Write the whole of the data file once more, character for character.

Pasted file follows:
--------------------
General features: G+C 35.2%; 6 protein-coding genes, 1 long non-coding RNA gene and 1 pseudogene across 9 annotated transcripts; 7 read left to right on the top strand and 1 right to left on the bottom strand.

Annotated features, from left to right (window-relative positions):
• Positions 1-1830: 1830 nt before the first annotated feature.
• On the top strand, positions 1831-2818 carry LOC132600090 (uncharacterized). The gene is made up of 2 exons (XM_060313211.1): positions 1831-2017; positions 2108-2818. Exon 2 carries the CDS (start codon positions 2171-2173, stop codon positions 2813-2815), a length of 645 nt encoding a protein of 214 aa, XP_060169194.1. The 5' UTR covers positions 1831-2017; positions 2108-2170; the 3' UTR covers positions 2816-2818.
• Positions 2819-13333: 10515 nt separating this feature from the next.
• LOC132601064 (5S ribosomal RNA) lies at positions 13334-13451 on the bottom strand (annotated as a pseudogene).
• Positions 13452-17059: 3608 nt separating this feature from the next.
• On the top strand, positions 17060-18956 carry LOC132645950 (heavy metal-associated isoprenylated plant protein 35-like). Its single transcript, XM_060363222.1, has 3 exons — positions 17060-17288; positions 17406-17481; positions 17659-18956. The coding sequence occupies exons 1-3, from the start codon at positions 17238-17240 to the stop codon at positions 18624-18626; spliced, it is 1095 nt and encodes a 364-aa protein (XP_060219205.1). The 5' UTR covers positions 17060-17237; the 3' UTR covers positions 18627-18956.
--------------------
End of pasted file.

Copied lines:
General features: G+C 35.2%; 6 protein-coding genes, 1 long non-coding RNA gene and 1 pseudogene across 9 annotated transcripts; 7 read left to right on the top strand and 1 right to left on the bottom strand.

Annotated features, from left to right (window-relative positions):
• Positions 1-1830: 1830 nt before the first annotated feature.
• On the top strand, positions 1831-2818 carry LOC132600090 (uncharacterized). The gene is made up of 2 exons (XM_060313211.1): positions 1831-2017; positions 2108-2818. Exon 2 carries the CDS (start codon positions 2171-2173, stop codon positions 2813-2815), a length of 645 nt encoding a protein of 214 aa, XP_060169194.1. The 5' UTR covers positions 1831-2017; positions 2108-2170; the 3' UTR covers positions 2816-2818.
• Positions 2819-13333: 10515 nt separating this feature from the next.
• LOC132601064 (5S ribosomal RNA) lies at positions 13334-13451 on the bottom strand (annotated as a pseudogene).
• Positions 13452-17059: 3608 nt separating this feature from the next.
• On the top strand, positions 17060-18956 carry LOC132645950 (heavy metal-associated isoprenylated plant protein 35-like). Its single transcript, XM_060363222.1, has 3 exons — positions 17060-17288; positions 17406-17481; positions 17659-18956. The coding sequence occupies exons 1-3, from the start codon at positions 17238-17240 to the stop codon at positions 18624-18626; spliced, it is 1095 nt and encodes a 364-aa protein (XP_060219205.1). The 5' UTR covers positions 17060-17237; the 3' UTR covers positions 18627-18956.